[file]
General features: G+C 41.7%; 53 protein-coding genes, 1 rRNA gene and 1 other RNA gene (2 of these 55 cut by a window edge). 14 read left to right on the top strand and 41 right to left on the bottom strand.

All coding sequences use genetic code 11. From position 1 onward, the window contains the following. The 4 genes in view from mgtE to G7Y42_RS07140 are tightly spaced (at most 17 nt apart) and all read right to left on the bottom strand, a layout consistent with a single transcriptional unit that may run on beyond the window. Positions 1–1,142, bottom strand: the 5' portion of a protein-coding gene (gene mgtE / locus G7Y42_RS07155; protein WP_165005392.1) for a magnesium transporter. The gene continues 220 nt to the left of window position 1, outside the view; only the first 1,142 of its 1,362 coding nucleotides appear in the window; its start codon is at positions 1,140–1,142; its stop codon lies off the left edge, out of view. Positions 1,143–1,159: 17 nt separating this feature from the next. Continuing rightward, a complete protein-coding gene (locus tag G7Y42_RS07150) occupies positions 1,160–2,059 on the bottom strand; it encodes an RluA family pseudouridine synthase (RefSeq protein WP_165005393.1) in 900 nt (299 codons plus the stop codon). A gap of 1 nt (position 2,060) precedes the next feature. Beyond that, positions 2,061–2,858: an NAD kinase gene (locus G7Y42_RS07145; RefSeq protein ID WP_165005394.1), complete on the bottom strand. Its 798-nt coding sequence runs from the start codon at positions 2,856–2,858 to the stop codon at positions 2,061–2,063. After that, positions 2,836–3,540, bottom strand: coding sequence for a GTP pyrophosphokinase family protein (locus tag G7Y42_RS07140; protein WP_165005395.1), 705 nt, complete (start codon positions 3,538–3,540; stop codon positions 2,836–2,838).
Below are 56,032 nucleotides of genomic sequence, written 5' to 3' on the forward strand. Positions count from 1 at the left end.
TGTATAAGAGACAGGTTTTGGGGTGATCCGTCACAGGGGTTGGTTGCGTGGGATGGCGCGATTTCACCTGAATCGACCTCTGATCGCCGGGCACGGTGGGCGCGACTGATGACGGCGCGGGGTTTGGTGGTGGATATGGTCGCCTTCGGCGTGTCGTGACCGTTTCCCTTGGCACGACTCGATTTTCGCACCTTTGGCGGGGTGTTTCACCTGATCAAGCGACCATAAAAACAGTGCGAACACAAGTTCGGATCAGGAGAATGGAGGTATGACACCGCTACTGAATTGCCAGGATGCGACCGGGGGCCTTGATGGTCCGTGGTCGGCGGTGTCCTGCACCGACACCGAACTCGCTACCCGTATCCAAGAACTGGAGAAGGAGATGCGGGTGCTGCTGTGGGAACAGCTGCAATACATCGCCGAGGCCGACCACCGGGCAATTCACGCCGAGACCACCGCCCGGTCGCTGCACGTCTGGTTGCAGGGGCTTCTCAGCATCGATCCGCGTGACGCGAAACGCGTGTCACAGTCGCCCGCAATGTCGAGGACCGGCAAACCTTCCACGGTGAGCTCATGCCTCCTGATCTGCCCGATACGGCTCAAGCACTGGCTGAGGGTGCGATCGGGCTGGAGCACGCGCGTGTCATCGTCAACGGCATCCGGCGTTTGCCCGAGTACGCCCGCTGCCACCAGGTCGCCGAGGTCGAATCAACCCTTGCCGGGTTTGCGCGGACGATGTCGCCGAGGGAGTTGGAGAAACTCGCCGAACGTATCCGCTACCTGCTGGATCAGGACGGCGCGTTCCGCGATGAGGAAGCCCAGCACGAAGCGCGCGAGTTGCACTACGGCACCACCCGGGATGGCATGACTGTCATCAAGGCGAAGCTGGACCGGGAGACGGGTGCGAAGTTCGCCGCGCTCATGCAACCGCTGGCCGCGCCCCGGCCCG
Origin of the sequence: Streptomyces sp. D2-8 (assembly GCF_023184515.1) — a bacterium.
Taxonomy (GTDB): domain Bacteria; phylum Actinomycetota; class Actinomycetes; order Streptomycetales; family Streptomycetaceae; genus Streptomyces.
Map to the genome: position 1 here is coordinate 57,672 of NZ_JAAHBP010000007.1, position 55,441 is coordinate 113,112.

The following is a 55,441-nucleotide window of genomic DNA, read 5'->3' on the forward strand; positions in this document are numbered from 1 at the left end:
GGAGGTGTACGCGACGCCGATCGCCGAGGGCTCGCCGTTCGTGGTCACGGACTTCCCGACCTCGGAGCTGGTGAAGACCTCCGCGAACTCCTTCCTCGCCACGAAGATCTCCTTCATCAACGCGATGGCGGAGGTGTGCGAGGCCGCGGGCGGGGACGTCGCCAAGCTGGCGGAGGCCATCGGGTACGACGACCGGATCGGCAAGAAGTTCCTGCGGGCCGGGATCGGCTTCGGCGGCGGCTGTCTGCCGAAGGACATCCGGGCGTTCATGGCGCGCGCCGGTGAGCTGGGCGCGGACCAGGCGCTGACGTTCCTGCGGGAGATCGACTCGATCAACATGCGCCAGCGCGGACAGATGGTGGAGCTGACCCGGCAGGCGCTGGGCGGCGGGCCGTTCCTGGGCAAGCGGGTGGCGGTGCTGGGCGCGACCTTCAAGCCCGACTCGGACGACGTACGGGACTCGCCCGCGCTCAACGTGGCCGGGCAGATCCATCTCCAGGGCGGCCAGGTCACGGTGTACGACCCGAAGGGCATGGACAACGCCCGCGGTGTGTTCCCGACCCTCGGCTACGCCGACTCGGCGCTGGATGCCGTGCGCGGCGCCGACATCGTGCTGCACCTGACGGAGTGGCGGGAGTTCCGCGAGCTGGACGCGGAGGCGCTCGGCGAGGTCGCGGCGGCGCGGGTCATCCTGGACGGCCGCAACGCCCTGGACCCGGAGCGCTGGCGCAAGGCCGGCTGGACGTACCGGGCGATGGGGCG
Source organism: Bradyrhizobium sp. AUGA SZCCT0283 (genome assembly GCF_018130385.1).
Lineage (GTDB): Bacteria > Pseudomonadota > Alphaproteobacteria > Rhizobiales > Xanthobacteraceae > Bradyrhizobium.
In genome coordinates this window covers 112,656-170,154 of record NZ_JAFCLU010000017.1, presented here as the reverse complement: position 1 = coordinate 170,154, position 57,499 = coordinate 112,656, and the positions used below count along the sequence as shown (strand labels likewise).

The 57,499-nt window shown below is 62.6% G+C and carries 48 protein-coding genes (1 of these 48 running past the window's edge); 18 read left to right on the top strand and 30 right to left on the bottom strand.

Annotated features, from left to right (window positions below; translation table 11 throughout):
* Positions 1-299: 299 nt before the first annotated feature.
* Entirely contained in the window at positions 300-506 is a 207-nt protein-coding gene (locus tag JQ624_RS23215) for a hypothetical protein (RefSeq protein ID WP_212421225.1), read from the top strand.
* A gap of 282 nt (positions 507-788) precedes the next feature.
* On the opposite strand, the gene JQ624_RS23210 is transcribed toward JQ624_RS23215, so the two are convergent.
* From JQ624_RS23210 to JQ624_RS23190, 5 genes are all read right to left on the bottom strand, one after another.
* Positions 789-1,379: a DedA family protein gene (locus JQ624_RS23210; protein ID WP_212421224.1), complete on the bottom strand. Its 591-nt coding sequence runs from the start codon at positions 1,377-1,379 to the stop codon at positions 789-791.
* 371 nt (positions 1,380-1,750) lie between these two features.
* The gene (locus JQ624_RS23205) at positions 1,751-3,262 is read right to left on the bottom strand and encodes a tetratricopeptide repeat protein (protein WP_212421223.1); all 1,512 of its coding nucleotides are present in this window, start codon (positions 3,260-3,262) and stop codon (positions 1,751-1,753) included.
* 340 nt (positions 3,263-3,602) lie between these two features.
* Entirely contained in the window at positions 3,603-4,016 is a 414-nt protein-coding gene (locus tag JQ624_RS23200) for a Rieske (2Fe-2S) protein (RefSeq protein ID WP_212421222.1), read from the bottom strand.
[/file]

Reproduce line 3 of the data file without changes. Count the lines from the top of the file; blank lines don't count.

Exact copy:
Below are 56,032 nucleotides of genomic sequence, written 5' to 3' on the forward strand. Positions count from 1 at the left end.